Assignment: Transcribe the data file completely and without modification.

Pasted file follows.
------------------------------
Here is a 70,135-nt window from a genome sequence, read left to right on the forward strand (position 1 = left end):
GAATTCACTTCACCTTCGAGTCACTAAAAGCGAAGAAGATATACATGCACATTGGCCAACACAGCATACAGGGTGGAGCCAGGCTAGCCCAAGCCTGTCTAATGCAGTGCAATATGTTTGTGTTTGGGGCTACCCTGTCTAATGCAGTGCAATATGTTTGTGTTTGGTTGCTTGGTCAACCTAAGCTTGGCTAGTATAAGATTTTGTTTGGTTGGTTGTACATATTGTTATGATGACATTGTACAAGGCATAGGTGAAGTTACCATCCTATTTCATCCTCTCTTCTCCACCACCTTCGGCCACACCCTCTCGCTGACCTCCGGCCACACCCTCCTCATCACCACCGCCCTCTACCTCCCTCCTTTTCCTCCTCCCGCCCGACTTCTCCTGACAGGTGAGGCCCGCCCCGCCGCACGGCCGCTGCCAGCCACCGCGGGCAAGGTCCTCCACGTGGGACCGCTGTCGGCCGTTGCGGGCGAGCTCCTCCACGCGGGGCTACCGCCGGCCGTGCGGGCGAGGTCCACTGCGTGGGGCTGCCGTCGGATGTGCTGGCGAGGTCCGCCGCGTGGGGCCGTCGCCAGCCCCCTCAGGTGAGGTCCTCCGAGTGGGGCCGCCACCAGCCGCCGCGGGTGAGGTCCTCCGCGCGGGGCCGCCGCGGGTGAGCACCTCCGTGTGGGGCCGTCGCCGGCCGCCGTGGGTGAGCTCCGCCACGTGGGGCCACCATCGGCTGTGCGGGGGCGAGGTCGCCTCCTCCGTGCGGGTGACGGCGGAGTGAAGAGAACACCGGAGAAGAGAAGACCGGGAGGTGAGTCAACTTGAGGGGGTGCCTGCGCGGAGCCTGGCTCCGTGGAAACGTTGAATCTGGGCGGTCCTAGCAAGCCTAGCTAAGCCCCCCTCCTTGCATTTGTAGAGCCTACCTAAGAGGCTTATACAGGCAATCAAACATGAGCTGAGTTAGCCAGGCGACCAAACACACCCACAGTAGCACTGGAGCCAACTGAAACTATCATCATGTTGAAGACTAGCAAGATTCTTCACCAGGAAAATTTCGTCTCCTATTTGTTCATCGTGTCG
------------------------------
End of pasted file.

Here is a 70,135-nt window from a genome sequence, read left to right on the forward strand (position 1 = left end):
GAATTCACTTCACCTTCGAGTCACTAAAAGCGAAGAAGATATACATGCACATTGGCCAACACAGCATACAGGGTGGAGCCAGGCTAGCCCAAGCCTGTCTAATGCAGTGCAATATGTTTGTGTTTGGGGCTACCCTGTCTAATGCAGTGCAATATGTTTGTGTTTGGTTGCTTGGTCAACCTAAGCTTGGCTAGTATAAGATTTTGTTTGGTTGGTTGTACATATTGTTATGATGACATTGTACAAGGCATAGGTGAAGTTACCATCCTATTTCATCCTCTCTTCTCCACCACCTTCGGCCACACCCTCTCGCTGACCTCCGGCCACACCCTCCTCATCACCACCGCCCTCTACCTCCCTCCTTTTCCTCCTCCCGCCCGACTTCTCCTGACAGGTGAGGCCCGCCCCGCCGCACGGCCGCTGCCAGCCACCGCGGGCAAGGTCCTCCACGTGGGACCGCTGTCGGCCGTTGCGGGCGAGCTCCTCCACGCGGGGCTACCGCCGGCCGTGCGGGCGAGGTCCACTGCGTGGGGCTGCCGTCGGATGTGCTGGCGAGGTCCGCCGCGTGGGGCCGTCGCCAGCCCCCTCAGGTGAGGTCCTCCGAGTGGGGCCGCCACCAGCCGCCGCGGGTGAGGTCCTCCGCGCGGGGCCGCCGCGGGTGAGCACCTCCGTGTGGGGCCGTCGCCGGCCGCCGTGGGTGAGCTCCGCCACGTGGGGCCACCATCGGCTGTGCGGGGGCGAGGTCGCCTCCTCCGTGCGGGTGACGGCGGAGTGAAGAGAACACCGGAGAAGAGAAGACCGGGAGGTGAGTCAACTTGAGGGGGTGCCTGCGCGGAGCCTGGCTCCGTGGAAACGTTGAATCTGGGCGGTCCTAGCAAGCCTAGCTAAGCCCCCCTCCTTGCATTTGTAGAGCCTACCTAAGAGGCTTATACAGGCAATCAAACATGAGCTGAGTTAGCCAGGCGACCAAACACACCCACAGTAGCACTGGAGCCAACTGAAACTATCATCATGTTGAAGACTAGCAAGATTCTTCACCAGGAAAATTTCGTCTCCTATTTGTTCATCGTGTCG